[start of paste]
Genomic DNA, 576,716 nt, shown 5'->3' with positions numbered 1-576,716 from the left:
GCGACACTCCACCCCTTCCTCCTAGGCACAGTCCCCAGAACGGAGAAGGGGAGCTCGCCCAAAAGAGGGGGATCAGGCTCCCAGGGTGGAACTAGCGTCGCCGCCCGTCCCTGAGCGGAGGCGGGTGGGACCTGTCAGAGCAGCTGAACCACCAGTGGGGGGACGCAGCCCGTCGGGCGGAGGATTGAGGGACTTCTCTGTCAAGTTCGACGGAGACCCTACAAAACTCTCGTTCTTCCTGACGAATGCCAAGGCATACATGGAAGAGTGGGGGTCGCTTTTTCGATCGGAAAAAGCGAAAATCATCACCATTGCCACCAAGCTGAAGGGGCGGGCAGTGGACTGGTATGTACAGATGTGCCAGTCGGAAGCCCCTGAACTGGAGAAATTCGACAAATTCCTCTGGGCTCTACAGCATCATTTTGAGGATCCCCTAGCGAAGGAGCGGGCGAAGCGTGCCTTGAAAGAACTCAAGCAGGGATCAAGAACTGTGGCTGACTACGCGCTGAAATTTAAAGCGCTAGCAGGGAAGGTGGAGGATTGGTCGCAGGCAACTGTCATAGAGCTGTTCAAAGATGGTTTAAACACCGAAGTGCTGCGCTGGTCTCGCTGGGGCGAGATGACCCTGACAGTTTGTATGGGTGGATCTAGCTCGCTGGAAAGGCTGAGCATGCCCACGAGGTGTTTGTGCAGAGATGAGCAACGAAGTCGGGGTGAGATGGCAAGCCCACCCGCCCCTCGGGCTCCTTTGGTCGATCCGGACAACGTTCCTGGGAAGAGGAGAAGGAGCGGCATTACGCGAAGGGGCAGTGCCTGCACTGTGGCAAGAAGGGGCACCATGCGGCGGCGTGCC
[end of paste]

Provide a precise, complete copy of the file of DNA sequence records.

Genomic DNA, 576,716 nt, shown 5'->3' with positions numbered 1-576,716 from the left:
GCGACACTCCACCCCTTCCTCCTAGGCACAGTCCCCAGAACGGAGAAGGGGAGCTCGCCCAAAAGAGGGGGATCAGGCTCCCAGGGTGGAACTAGCGTCGCCGCCCGTCCCTGAGCGGAGGCGGGTGGGACCTGTCAGAGCAGCTGAACCACCAGTGGGGGGACGCAGCCCGTCGGGCGGAGGATTGAGGGACTTCTCTGTCAAGTTCGACGGAGACCCTACAAAACTCTCGTTCTTCCTGACGAATGCCAAGGCATACATGGAAGAGTGGGGGTCGCTTTTTCGATCGGAAAAAGCGAAAATCATCACCATTGCCACCAAGCTGAAGGGGCGGGCAGTGGACTGGTATGTACAGATGTGCCAGTCGGAAGCCCCTGAACTGGAGAAATTCGACAAATTCCTCTGGGCTCTACAGCATCATTTTGAGGATCCCCTAGCGAAGGAGCGGGCGAAGCGTGCCTTGAAAGAACTCAAGCAGGGATCAAGAACTGTGGCTGACTACGCGCTGAAATTTAAAGCGCTAGCAGGGAAGGTGGAGGATTGGTCGCAGGCAACTGTCATAGAGCTGTTCAAAGATGGTTTAAACACCGAAGTGCTGCGCTGGTCTCGCTGGGGCGAGATGACCCTGACAGTTTGTATGGGTGGATCTAGCTCGCTGGAAAGGCTGAGCATGCCCACGAGGTGTTTGTGCAGAGATGAGCAACGAAGTCGGGGTGAGATGGCAAGCCCACCCGCCCCTCGGGCTCCTTTGGTCGATCCGGACAACGTTCCTGGGAAGAGGAGAAGGAGCGGCATTACGCGAAGGGGCAGTGCCTGCACTGTGGCAAGAAGGGGCACCATGCGGCGGCGTGCC